Black Star
Anthony B
June 12, 2005

Anthony B - Black Star Track list
  1. World A Reggae Music
  2. Praise Jah
  3. Poor Man's Cry featuring Jah Cure
  4. I Understand
  5. Give Thanks featuring Ras Shiloh
  6. Never Sell Out
  7. Watch Over My Soul
  8. Black History
  9. Come Free My Mind
  10. Don't Buss Your Gun
  11. Rastafari Crown
  12. Sunshine
  13. Start It Now
Rating : from 5 (excellent) to 1 (poor)
Vocals : 3 Backing : 3 Production : 3 Sound quality : 3 Sleeve : 3
In "Intro" Anthony B welcomes us to "the future with echoes of the past" setting the tone, accurately -- for the rest of the album indeed fulfills Anthony B's exclamation, with a pounding mix up of steppers, roots, ragga, ska and a touch of bashment.

"World A Reggae Music" fuses old and new skool with one of the best b lines of the year -- slow, sticky, sensual and threatening in good measure, with a hollow snare sound contrasting the bass purge. Turn up the bass, turn off all the treble on your stereo -- and enjoy.

Jah Cure -- who has been sounding decidedly mawkish and bland of late -- puts in a good performance here on "Poor Man's Cry", waxing mystic and prophetic -- " "I wish the future could be the past, and the past could be the future" he chants cryptically.

"Never Sell Out" hammers out a digi rendition of the thunderous "Warrior Charge", the groundbreaking Aswad tune. In a time when far, far too many producers are cynically churning out so called "relicks" of old rhythms to turn a quick profit out of new buyers' enthusiasm, this cut is an inspired version -- and certainly well worth a listen.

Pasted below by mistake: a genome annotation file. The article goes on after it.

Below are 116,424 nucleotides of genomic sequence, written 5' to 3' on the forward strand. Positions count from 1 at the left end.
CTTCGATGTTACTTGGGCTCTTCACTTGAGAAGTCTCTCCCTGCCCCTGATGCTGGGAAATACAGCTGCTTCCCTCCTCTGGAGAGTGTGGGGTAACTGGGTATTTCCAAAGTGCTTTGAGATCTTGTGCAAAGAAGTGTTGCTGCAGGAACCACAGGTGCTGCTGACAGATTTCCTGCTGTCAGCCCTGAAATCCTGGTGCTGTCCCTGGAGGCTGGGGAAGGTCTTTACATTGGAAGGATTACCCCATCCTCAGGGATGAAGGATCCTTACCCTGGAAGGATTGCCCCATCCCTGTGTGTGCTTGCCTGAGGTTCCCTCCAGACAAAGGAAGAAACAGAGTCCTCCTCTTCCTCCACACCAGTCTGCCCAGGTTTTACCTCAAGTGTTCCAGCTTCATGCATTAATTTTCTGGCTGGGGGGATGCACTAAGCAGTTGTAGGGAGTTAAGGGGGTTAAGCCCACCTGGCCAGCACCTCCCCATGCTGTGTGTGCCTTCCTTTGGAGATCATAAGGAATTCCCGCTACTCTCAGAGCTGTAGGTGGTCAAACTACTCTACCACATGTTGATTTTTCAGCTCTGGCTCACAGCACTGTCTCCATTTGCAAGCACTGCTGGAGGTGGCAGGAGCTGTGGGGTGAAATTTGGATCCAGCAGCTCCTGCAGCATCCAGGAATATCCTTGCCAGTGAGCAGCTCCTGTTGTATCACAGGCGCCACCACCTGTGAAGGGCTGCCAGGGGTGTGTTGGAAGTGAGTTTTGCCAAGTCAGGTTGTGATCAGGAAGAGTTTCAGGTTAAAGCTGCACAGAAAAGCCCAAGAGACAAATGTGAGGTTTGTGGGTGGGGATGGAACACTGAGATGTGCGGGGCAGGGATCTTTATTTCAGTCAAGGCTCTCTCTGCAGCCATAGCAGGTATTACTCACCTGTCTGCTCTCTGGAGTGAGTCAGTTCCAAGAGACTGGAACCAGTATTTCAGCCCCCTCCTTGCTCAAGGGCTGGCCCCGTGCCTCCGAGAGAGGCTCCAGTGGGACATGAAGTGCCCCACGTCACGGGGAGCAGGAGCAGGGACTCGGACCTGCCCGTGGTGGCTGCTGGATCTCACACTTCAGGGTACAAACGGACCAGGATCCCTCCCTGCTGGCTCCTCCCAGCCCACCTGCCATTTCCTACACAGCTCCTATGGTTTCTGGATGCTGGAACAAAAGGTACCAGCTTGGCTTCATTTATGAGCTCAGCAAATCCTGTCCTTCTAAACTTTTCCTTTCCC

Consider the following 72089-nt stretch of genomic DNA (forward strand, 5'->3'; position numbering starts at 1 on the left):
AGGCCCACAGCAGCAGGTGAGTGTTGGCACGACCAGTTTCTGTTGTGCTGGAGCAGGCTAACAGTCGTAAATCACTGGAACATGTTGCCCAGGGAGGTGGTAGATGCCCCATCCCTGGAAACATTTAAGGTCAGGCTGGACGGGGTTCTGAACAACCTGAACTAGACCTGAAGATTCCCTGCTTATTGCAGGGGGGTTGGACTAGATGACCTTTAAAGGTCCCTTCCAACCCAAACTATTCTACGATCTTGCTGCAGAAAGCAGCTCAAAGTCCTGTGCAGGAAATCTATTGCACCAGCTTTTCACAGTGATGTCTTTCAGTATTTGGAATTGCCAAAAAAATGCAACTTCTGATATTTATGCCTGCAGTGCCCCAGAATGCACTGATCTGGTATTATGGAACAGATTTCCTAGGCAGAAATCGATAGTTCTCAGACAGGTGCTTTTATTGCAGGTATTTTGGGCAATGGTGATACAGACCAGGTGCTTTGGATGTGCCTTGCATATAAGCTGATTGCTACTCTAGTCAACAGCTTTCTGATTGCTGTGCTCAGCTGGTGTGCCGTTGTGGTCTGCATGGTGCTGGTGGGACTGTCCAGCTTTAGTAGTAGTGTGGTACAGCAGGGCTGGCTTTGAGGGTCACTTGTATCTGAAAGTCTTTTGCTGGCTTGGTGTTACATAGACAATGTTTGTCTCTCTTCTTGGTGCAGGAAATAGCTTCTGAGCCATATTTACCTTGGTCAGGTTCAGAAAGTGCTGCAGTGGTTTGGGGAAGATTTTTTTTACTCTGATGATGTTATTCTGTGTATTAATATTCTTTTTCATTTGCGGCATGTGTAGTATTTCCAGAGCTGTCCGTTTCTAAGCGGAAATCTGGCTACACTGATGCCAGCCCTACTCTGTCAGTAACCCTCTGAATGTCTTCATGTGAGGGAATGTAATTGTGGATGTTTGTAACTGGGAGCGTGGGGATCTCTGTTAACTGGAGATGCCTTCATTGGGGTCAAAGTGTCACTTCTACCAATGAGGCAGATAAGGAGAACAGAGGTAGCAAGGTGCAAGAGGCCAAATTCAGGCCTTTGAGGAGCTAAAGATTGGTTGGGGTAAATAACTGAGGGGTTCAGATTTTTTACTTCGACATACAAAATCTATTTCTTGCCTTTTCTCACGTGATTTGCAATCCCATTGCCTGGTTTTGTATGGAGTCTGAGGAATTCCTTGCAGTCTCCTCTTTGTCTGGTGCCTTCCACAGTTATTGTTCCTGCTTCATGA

"Black History" opens with an old Blue Note cymbal hiss, before breaking down into a Skatalites shuffle -- Very convincing it is too.

Some of the compositions here are sincere, charged affairs -- others are though, it must be said, just about treading water, with repetitive lyrical themes and rehashed production values--but arguably that could be said about a lot of contemporary Euro and JA digi roots, which as a genre, seems to have reached its heights of inventiveness in the late 90's in the works from Xterminator -- (The days when JA studios produced music as strong and innovative as "Fiya it is Burning" from Prince Malachi, and works as moving as "Black Woman and Child" by Sizzla or as heavy and electrifying as "MLK in dub" from Xterminator are, sadly, behind us it seems. But we live in hope!)

This is overall, however, an aggressive and exciting album -- which is sure to please Anthony B's followers.